Research firm EUPD Research says that the European Union’s (EU) solar PV module excess inventory reached 47.2 GW in 2022 and may hit 40 GW in 2023. In a new report provided to pv magazine, the company forecasts the EU may install 60 GW of new PV capacity this year with Chinese solar module imports hitting about 100 GW.
Germany-based market research company EUPD Research forecasts that roughly 65 GW of unsold solar panels will be sitting in EU warehouses at the end of 2023.
The company provided their estimates to pv magazine in an attempt to quantify the hotly debated projected EU solar module stockpile.
Report authors Markus Hoehner, EUPD CEO, and Ali Arfa, EUPD senior data manager, said in the report that the EU installed roughly 40 GW of new PV systems in 2022 and China imported 87 GW worth of solar modules. The EU’s newly installed PV capacity will hit 60 GW by the end of the year, they said in the report, and Chinese panel imports will climb to 100 GW.
This means that the EU’s solar module inventory for 2022 peaked at 47.2 GW and will be reduced to 40 GW by the end of the year, according to Hoehner and Arfa.
“Even by taking the estimation of 100 GW of Chinese exports to the EU-27 by the end of 2023 and assuming 25% of the excess inventory (87.2 GW) will be the normal warehouse flow (around 22 GW), we are dealing with approximately 65 GW of solar PV module excess inventory for 2023,” they said.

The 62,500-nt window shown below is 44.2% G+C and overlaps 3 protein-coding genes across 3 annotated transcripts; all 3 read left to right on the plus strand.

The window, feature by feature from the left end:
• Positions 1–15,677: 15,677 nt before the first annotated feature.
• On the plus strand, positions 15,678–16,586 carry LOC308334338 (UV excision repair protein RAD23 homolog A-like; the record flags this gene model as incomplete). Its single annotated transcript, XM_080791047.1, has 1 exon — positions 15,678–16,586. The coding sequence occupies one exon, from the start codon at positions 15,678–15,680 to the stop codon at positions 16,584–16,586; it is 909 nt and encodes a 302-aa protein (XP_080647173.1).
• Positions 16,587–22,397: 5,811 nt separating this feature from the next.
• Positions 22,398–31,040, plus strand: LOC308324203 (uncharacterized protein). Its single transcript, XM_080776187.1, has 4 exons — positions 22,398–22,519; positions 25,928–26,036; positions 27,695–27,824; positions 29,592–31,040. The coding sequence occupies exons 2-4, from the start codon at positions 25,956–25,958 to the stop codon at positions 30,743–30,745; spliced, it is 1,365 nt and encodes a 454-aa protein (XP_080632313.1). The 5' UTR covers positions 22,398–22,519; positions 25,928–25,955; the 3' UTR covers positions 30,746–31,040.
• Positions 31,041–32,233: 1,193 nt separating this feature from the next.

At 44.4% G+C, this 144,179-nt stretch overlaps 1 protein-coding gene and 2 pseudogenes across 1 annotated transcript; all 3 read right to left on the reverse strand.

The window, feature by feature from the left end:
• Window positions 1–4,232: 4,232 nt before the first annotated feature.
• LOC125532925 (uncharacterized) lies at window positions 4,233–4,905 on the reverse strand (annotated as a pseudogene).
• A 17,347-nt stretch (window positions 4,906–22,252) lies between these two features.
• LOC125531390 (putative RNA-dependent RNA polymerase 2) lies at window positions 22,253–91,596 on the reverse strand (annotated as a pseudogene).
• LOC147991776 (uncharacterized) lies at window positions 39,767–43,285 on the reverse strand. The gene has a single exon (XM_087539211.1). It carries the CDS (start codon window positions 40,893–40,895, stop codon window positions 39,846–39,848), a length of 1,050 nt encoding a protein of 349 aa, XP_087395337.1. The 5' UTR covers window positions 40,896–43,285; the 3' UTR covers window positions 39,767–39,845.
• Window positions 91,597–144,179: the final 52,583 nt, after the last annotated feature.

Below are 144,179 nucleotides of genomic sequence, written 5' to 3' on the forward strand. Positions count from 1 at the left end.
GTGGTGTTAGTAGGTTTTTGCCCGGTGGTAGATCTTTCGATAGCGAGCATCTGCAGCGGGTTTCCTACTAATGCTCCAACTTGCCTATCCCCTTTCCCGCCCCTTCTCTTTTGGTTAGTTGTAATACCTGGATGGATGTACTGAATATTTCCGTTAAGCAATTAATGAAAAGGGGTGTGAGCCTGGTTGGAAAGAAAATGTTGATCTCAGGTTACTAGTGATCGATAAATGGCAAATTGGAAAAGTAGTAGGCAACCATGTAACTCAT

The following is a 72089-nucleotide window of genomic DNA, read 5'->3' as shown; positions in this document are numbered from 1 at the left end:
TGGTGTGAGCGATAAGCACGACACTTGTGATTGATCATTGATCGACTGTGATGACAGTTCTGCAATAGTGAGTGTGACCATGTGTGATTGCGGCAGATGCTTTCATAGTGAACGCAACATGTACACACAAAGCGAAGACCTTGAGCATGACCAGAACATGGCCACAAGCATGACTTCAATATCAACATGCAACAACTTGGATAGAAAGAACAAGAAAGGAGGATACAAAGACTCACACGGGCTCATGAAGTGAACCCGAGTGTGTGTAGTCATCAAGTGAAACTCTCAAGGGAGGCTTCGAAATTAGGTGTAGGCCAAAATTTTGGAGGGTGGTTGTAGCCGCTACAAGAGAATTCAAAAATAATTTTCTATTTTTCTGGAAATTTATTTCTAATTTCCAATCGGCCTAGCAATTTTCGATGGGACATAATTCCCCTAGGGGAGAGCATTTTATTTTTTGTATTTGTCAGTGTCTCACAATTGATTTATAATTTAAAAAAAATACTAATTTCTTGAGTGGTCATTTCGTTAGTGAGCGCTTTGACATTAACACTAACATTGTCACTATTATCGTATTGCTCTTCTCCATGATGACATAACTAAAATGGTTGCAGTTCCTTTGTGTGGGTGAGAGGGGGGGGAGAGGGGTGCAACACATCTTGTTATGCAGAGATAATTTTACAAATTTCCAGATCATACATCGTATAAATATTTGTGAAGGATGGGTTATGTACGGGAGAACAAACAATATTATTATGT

The comments follow Norwegian consultancy firm Rystad Energy claiming there were 80 GW of PV modules stockpiled in EU warehouses at the end of August 2023, which is double their 40 GW estimation for the end of September 2023.
High-profile solar expert – and pv magazine founder – Karl-Heinz Remmers weighed in on the discussion and refuted the 80 GW figure. He said there was a “normal inventory” of around 8 GW surplus modules in warehouses at that time, and the EU had installed 46 GW of solar at the end of 2022.
The EUPD authors said there had been a “miscalculation” in Remmers’ assertion of 46 GW of PV installed and according to their analysis the figure was 40 GW.
Remmers also based his claim of an estimated 78 GW of Chinese PV exported to the EU by August on figures provided by the London-based think tank, Ember. These figures should have been treated with “caution,” Hoehner and Arfa said.
The duo said that according to their calculations based on “several data points including module export weights” China exported around 66 GW of solar panels to the EU at the end of August. This “obviously reduces the concern for oversupply,” they said.
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Source: pv magazine